The only good that this war has brought about is that all that is best in the nation has risen to the surface, selfishness and nationalism have quite gone out of fashion, all that unreadable is worthless has slipped away & in spite of being very determined, the temper of the people is humane and self-controlled.

Thanking you once more for your kindness and with warmest regards
believe me dear Dr. Jacobs to be
Your sincerely
Dorothy Moltke


LETTER 3
Dec. 11th 1914

Dear Dr. Jacobs

I can but thank you most warmly for sending me on my daughter’s letters. She must, soon after writing it, have heard from us that at last we were receiving her letters through a friend in Switzerland. They go through him quite regularly now so I shall not trouble you at present until a change seems advisable You will be surprised to hear that the cable you sent us never reached us & the letter from you explains one through Switzerland sent on Nov. 26th. It is such a comfort being able to visualize just where she is

How extraordinary & sad it must be to see the crowds of starving Belgians whome Holland is feeding & caring for. If one hadn’t plenty of work to do one would find life unbearable –
We are so glad that Beyers career has ended. It was a great shock to everyone to discover how he had betrayed his country & being drowned makes everything much easier for Botha, who has had a terrible task in having to fight against his very own people. I am very busy organising equipment for a Hospital Ship & Convalescent Homes.

With renewed thanks
believe me
Yours very sincerely
Jessie Innes


LETTER 4
Pretoria
May 5th 1915

My dear Dr. Jacobs

I do feel so sorry that you took all that trouble about the cable especially as I know from all the printed matter you have sent me from time to time how very busy you are. The Congress last week must have been very interesting & yet very difficult I look forwarding to seeing an account of it in Jus Suffragii probably by your hand. We women out here are very busy doing Relief Work & work for our soldiers. It has been a very trying experience for a new nation to deal with an internal rebellion with a powerful enemy on our border. General Botha seems to be managing the military side of it very well. Our administrative side leaves I fear much to be desired ^owing to our being such a new country with so much to be done^ & the afterwards is going to be a very difficult problem to solve.

I am going to ask you to be good enough to forward letters to my daughter the friend in Switzerland is rather a ?crank & has lately taken to obliterating her opinions on books she reads. telling us he considers the matter is controversial, until I have lost all patience. Have you ever been paid for the cable you sent & the stamps expended? I fear not so I am sending you my cheque for £4 as I shall ask you to forward letters & perhaps sometimes a cable. I know you will be willing to help in this special way at this special time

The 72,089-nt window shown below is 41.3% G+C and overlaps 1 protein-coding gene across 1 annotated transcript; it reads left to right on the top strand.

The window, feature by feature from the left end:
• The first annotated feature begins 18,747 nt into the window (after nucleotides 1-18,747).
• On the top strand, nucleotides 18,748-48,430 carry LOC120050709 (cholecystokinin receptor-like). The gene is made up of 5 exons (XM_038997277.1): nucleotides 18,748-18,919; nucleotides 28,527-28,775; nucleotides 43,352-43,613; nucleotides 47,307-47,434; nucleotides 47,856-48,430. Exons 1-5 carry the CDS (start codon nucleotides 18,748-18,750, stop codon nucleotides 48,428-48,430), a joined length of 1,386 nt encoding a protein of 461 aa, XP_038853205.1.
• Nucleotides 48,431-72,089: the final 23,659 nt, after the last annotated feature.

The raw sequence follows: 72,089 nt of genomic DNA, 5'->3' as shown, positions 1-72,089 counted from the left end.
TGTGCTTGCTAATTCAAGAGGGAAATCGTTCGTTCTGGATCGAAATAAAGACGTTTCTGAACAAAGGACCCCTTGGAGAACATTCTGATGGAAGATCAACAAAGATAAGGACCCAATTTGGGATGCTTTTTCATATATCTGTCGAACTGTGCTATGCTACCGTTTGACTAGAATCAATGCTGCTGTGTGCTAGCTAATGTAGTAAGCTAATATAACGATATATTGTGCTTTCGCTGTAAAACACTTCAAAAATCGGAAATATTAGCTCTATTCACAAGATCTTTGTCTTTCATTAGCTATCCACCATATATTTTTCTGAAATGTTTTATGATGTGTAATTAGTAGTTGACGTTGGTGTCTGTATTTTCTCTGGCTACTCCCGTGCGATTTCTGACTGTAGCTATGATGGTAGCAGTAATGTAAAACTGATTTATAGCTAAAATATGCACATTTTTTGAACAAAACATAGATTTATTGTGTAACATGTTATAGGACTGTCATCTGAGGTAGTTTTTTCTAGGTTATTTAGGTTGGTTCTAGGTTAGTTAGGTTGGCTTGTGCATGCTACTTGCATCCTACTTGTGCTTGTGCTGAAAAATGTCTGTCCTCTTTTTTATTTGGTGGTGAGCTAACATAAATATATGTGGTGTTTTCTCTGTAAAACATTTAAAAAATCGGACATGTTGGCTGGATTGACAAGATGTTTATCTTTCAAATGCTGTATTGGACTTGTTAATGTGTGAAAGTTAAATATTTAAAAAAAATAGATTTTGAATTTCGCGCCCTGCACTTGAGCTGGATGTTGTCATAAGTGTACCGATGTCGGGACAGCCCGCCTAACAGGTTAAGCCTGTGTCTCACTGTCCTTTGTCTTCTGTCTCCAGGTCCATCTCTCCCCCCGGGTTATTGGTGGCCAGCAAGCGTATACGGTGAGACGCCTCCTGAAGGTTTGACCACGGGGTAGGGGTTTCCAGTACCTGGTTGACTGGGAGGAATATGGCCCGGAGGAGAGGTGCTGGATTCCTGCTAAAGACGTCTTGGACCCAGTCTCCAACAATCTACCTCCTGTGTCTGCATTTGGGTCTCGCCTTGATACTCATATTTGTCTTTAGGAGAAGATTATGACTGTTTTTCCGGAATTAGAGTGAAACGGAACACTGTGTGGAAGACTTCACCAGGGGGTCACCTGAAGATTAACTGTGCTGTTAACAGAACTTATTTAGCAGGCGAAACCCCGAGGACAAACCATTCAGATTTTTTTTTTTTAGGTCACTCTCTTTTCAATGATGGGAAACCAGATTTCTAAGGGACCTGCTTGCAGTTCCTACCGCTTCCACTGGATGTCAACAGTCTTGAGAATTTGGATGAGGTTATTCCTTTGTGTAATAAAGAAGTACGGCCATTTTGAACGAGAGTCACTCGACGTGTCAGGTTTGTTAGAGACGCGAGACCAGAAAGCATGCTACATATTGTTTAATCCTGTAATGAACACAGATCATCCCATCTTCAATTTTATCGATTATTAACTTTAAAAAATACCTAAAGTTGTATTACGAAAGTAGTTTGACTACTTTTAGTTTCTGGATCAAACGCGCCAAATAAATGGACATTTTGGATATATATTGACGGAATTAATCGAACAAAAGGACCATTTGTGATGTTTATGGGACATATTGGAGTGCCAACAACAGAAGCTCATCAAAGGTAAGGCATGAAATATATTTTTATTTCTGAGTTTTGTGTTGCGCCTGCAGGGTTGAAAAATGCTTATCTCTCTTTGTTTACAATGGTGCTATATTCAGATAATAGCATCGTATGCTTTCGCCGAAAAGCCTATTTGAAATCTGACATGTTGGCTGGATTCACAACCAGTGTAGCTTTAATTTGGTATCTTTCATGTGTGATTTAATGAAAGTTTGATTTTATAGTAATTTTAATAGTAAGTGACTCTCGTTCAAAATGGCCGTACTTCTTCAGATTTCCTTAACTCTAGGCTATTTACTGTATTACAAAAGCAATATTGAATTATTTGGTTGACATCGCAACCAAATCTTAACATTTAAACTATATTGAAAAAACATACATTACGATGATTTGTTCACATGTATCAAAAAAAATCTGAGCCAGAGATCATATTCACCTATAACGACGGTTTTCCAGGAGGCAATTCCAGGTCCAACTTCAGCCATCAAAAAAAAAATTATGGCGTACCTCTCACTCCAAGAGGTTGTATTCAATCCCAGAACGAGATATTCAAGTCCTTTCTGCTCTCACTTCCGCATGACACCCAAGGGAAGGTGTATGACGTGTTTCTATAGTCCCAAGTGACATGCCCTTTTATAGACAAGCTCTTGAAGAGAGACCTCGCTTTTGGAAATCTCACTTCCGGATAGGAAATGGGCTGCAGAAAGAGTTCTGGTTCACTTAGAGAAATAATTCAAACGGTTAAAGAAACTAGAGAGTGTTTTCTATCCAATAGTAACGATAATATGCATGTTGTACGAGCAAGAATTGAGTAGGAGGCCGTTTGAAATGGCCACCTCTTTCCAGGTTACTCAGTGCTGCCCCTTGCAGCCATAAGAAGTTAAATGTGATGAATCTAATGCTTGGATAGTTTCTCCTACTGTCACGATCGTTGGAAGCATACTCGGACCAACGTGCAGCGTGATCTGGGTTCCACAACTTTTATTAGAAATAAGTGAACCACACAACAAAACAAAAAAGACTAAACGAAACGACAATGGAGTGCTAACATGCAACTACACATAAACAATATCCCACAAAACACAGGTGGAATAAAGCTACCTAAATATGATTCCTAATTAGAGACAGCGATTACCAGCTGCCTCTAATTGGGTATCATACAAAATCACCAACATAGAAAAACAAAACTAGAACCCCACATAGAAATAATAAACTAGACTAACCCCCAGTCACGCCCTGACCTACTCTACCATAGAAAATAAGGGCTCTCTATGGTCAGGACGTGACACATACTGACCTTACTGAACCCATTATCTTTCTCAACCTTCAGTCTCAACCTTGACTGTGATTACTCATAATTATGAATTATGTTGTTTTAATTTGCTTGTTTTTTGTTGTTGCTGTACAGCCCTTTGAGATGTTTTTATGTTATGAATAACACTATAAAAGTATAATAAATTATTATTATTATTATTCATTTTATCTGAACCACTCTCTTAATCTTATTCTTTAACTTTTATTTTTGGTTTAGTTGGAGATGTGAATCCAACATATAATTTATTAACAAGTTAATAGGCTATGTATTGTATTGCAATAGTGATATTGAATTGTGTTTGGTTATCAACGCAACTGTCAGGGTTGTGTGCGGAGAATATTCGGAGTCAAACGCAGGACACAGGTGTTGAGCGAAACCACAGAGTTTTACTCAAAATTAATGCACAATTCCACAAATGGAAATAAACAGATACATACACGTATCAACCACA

With kindest regards & grateful thanks
Yrs most sincerely
Jessie Innes


LETTER 5
Creisau (Schlesien)
19.6.15

Dear Dr. Jacobs,

Will you please be kind enough to post a letter now & then from me to my parents? Needless to say I write only of family matters & there is nothing in them which could possibly be considered as not strictly neutral.

Thanking you in advance for your kindness I remain
Yours sincerely
Dorothy Moltke


LETTER 6
[15 July 1915]
Dear Dr. Jacobs

Very many thanks for your kindness in giving my parents news of me. I understand that my mother has sent you a cheque for any expenses that may occur. That being so I shall probably in a few weeks time send you a telegram in German, & I shall be much indebted to you if you will forward its content in English to my parents. “Innes, Kenilworth, Cape.” is the cable address. I think it will be better for you to send it, for should it come from me & bear my signiture I fear it will not pass the censor (the last telegram I sent through you in the winter never reached its destination) – Moltke is such a suspicious looking name!

I am expecting a baby quite soon & naturally want my parents to know the news as soon as possible, so I shall telegraph to you more or less in this manner “boy born 2nd, all well”, & will be much obliged if you will cable to my parents somewhat like this: Dorothys boy born 2nd all well” or words to that effect.

Please, when writing to Olive Schreiner, give her my love & tell her we are well. My husband is at the front but well too I am thankful to say.

I was most interested in reading of the Peace Congress in Jus Suffragii – what a work it must have been for you!

Thanking you once more for your kindness & with hearty greetings
Yours sincerely
Dorothy Molke


LETTER 7
Creisau
24.6.16

My dear Dr. Jacobs

Very many thanks for sending me my Fathers telegram, which, needless to say, was a great pleasure to me. It is most kind of you to give up so much of your time to work of this sort, & I can assure you that I am most grateful.

Hoping we may meet some day in happier times

Yours sincerely
Dorothy Moltke


LETTER 8
May 11th 1918
Cape

My dear Dr. Jacobs